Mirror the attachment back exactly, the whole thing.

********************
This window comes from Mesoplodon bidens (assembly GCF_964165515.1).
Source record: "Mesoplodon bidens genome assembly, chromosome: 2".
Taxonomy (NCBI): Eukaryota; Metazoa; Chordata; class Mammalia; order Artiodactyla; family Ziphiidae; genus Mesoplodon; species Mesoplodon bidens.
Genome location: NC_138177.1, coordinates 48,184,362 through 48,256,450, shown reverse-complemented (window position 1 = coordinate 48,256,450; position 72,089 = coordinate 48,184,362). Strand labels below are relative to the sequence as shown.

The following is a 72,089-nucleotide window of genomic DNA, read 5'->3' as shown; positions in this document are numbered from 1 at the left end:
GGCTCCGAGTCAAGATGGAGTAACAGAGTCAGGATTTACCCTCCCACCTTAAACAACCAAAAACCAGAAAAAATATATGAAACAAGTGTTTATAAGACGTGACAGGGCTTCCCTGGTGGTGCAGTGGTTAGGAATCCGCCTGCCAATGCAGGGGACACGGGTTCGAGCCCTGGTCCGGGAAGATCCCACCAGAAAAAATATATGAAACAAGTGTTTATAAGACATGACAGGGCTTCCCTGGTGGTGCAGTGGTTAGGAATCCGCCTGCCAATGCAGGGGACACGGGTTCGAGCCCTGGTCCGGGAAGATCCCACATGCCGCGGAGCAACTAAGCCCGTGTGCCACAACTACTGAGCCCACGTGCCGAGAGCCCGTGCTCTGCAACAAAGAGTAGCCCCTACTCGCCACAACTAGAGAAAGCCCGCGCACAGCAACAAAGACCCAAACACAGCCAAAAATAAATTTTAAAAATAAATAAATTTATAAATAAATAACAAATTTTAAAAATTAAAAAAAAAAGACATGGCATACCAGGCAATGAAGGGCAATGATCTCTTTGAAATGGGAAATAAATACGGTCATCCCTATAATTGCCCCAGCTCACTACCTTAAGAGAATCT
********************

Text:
This window comes from Mesoplodon bidens (assembly GCF_964165515.1).
Source record: "Mesoplodon bidens genome assembly, chromosome: 2".
Taxonomy (NCBI): Eukaryota; Metazoa; Chordata; class Mammalia; order Artiodactyla; family Ziphiidae; genus Mesoplodon; species Mesoplodon bidens.
Genome location: NC_138177.1, coordinates 48,184,362 through 48,256,450, shown reverse-complemented (window position 1 = coordinate 48,256,450; position 72,089 = coordinate 48,184,362). Strand labels below are relative to the sequence as shown.

The following is a 72,089-nucleotide window of genomic DNA, read 5'->3' as shown; positions in this document are numbered from 1 at the left end:
GGCTCCGAGTCAAGATGGAGTAACAGAGTCAGGATTTACCCTCCCACCTTAAACAACCAAAAACCAGAAAAAATATATGAAACAAGTGTTTATAAGACGTGACAGGGCTTCCCTGGTGGTGCAGTGGTTAGGAATCCGCCTGCCAATGCAGGGGACACGGGTTCGAGCCCTGGTCCGGGAAGATCCCACCAGAAAAAATATATGAAACAAGTGTTTATAAGACATGACAGGGCTTCCCTGGTGGTGCAGTGGTTAGGAATCCGCCTGCCAATGCAGGGGACACGGGTTCGAGCCCTGGTCCGGGAAGATCCCACATGCCGCGGAGCAACTAAGCCCGTGTGCCACAACTACTGAGCCCACGTGCCGAGAGCCCGTGCTCTGCAACAAAGAGTAGCCCCTACTCGCCACAACTAGAGAAAGCCCGCGCACAGCAACAAAGACCCAAACACAGCCAAAAATAAATTTTAAAAATAAATAAATTTATAAATAAATAACAAATTTTAAAAATTAAAAAAAAAAGACATGGCATACCAGGCAATGAAGGGCAATGATCTCTTTGAAATGGGAAATAAATACGGTCATCCCTATAATTGCCCCAGCTCACTACCTTAAGAGAATCT